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The Wind Blu-ray

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Customer Reviews

Overall Rating : 5.0 / 5 (1 Reviews)
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Top Customer Reviews

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Mastoraki’s bold and breezy ‘Edge of Terror’ is a triumphantly 80s pseudo-slasher!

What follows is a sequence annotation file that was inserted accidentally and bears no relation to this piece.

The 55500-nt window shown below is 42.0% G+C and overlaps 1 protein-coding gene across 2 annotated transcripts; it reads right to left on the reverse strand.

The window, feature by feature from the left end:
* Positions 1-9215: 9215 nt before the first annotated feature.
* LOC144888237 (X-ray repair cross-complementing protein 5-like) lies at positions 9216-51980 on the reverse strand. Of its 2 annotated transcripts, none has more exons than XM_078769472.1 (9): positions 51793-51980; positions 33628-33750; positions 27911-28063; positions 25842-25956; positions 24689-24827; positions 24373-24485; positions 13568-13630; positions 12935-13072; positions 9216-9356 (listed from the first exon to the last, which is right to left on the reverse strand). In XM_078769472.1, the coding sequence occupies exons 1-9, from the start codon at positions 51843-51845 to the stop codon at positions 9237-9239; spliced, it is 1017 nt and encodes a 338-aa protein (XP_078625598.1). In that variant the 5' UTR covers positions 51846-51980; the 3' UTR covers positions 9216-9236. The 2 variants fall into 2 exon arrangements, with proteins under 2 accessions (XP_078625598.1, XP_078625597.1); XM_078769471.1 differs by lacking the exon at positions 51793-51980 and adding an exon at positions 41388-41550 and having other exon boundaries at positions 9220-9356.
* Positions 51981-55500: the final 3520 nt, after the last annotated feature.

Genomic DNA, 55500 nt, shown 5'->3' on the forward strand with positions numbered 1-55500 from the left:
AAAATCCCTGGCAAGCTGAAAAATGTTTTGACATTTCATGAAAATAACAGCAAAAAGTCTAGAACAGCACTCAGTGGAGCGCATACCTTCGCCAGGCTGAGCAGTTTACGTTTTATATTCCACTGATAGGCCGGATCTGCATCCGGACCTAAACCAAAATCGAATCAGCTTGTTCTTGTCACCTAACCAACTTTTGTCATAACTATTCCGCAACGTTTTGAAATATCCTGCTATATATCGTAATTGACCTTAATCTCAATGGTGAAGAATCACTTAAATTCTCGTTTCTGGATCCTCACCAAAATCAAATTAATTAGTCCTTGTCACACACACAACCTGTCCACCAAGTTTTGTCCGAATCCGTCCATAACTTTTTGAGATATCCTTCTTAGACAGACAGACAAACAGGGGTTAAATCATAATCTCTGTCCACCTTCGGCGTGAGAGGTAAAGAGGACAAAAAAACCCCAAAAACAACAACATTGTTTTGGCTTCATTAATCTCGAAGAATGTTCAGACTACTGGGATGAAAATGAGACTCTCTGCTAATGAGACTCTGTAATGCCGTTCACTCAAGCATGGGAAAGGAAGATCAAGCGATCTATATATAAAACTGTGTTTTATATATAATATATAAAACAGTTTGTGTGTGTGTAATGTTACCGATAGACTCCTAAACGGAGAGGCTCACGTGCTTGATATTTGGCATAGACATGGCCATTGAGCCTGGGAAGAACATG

After making some not inconsiderable impact with his gruesome 70s Grindhouse, goat-worrying sleaze-fest ‘Island of Death’, the subsequent genre work of grisly-minded, Greek movie maverick Nico Mastorakis quickly became no less viable than the lauded shock cinema of fellow horror iconoclasts Fred ‘Night of the Creeps’ Dekker, Jeff ‘Squirm’ Lieberman and New York’s finest B-Movie Basket Case Frank Henenlotter, with the gifted film-maker Mastorakis frequently displaying the same bravura versatility as fellow European terror auteurs Sergio Martino & Antonio Margheriti, that many avid horror VHS renters of the time eagerly awaited the latest macabre Mastorakis masterwork with considerable interest! With the Giallo cycle all but played out at the tail end of the 1980s, it is certainly intriguing to note the sharp, Giallo-esque notes in ‘Edge of Terror’ aka ‘The Wind’ (1986) that pitches hard-boiled, quick-witted mystery writer Sian Anderson (Meg Foster) against the pyrotechnically psychotic caretaker Phil (Wings Hauser) to do uncommonly terse, increasingly violent, amyl nitrate-fuelled battle upon the beautiful, largely deserted, wind-lashed Historic Greek island of Monemvasia. With its sublimely strident electronic score, visually appealing location, gleeful Giallo tropes and sporadic bursts of sanguinary violence, Mastoraki’s bold and breezy ‘Edge of Terror’ is a triumphantly 80s pseudo-slasher that plays out no less effectively today than when it was initially released on video way back in the 80s. It was also wonderful to see future ‘Jack Tillman:The Survivalist’ Steve Railsback in what was essentially an extended cameo performance, and in its own humble, unique way Mastoraki’s oft-neglected ‘Edge of Terror’ has not only kept its slashing edge keen, but his exciting, well-made horror film has clearly proved greatly inspirational to many similarly conceived modern horror films such as ‘You’re Next’ and ‘Hush’ etc. (Jokingly, I had initially thought that the film’s curious title change from ‘The Wind’ to ‘Edge of Terror’ might have had something to do with the somewhat amusing connotations to flatulence and according to IMDB trivia, this in fact turns out to be the case!)

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